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Re: [XP] [ANN] Managers and Minions or Talent and Admins

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  • Steve Ropa
    I would agree with your assessment. I would argue that its part of ³growing up² as a company though. Some of the controls become necessary to satisfy the
    Message 1 of 6 , Jun 27, 2008
      I would agree with your assessment. I would argue that its part of ³growing
      up² as a company though. Some of the controls become necessary to satisfy
      the investors. Its ugly, but its true. Now, you also put the
      Sarbanes-Oxley monster into the mix. Then there¹s the problem that the
      founder/owner ends up having to be in a hundred places at once. Happily,
      most of the experiences I¹ve had have been that the folks who started
      working directly with the founder/owner are still able to, they just end up
      having others reporting to them.

      We can be truly Agile even within these management structures. The trick,
      and its hard, is to make sure to stay dedicated to that, and to make sure
      your leadership stays dedicated to it as a mind-set. As you say, the
      challenge is in the transition. I just started as development director at a
      company that has had less success then they¹d like in that transition. The
      gentleman who hired me said that the reason he chose me is that he wants me
      to help them turn that around. Here¹s hoping!


      On 6/26/08 5:59 AM, "Cory Foy" <usergroup@...> wrote:

      > Steve Ropa wrote:
      >> > There is a reason these management structures tend to occur, and I have
      >> seen
      >> > it happen organically more often than not. They result from someone
      >> > identifying and filling a need. I¹ve never seen anyone say ³hey I¹ve got a
      >> > great idea for a new product and company. Lets go find some managers!²
      >> > Once the great idea starts to get developed, starts to build a following,
      >> > and the company starts to grow, someone might say ³I¹m having trouble
      >> making
      >> > sure all those talented programmers are happy and motivated, and also to
      >> > make sure we are complying with regulations that are important in our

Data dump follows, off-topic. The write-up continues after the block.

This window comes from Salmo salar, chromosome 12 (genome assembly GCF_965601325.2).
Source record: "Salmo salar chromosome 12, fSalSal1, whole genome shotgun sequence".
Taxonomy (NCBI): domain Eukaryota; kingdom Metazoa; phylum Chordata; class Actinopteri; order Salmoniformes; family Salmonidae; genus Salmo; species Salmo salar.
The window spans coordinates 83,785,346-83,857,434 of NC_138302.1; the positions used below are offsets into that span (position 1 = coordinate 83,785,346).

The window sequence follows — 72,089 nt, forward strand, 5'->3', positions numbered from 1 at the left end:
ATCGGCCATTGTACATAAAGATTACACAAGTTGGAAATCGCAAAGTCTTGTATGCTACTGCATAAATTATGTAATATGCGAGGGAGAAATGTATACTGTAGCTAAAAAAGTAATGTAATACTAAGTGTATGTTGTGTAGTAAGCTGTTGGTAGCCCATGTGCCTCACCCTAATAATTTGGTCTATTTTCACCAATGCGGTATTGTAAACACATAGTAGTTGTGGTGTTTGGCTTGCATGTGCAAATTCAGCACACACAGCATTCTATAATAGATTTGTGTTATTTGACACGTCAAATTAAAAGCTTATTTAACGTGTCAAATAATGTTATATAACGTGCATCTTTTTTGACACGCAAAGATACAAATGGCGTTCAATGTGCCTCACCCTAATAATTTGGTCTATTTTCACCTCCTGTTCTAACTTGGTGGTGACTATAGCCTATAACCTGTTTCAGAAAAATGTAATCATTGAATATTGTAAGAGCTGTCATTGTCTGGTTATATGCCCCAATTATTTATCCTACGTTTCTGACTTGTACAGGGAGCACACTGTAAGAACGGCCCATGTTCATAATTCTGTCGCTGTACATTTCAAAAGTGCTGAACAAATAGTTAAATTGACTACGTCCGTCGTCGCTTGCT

>> > industry. Oh, and someone to deal with the fact that Frankie and Johnny
      >> > just can¹t get along. Oh, not to mention I have to have financial
      >> forecasts
      >> > to satisfy the VC.²
      > I've seen this several times with companies moving from a "start-up" to
      > being a "small (or medium) company". It's unfortunate that the cases
      > I've seen weren't more agile in their approach to doing this, since it
      > seems like the cases I've seen, the following happens. The people who
      > have been there and were used to working directly with the product owner
      > (usually the founder/owner) now find themselves reporting to someone.
      > Multiple controls start being put into place. Change Control.
      > Documentation requirements. Meetings. Having to schedule meetings to get
      > some of the Owner's time instead of just popping over. Reviews.
      > Promotions. Raises. Purchase Orders. Approval of Purchase Orders.
      > Suddenly the productivity drops, and the new managers impose more
      > controls in an effort to stabilize the situation. The owner, now very
      > busy with funding efforts and marketing efforts, has no idea that both
      > productivity and satisfaction (and likely quality as well) has now
      > dropped significantly.
      > Companies that survive seem to find a way to fix this. But it seems that
      > if we could find a less extreme way to do that transition (perhaps
      > guided by a mix of managers, admins and talents) life would be easier
      > during the move.

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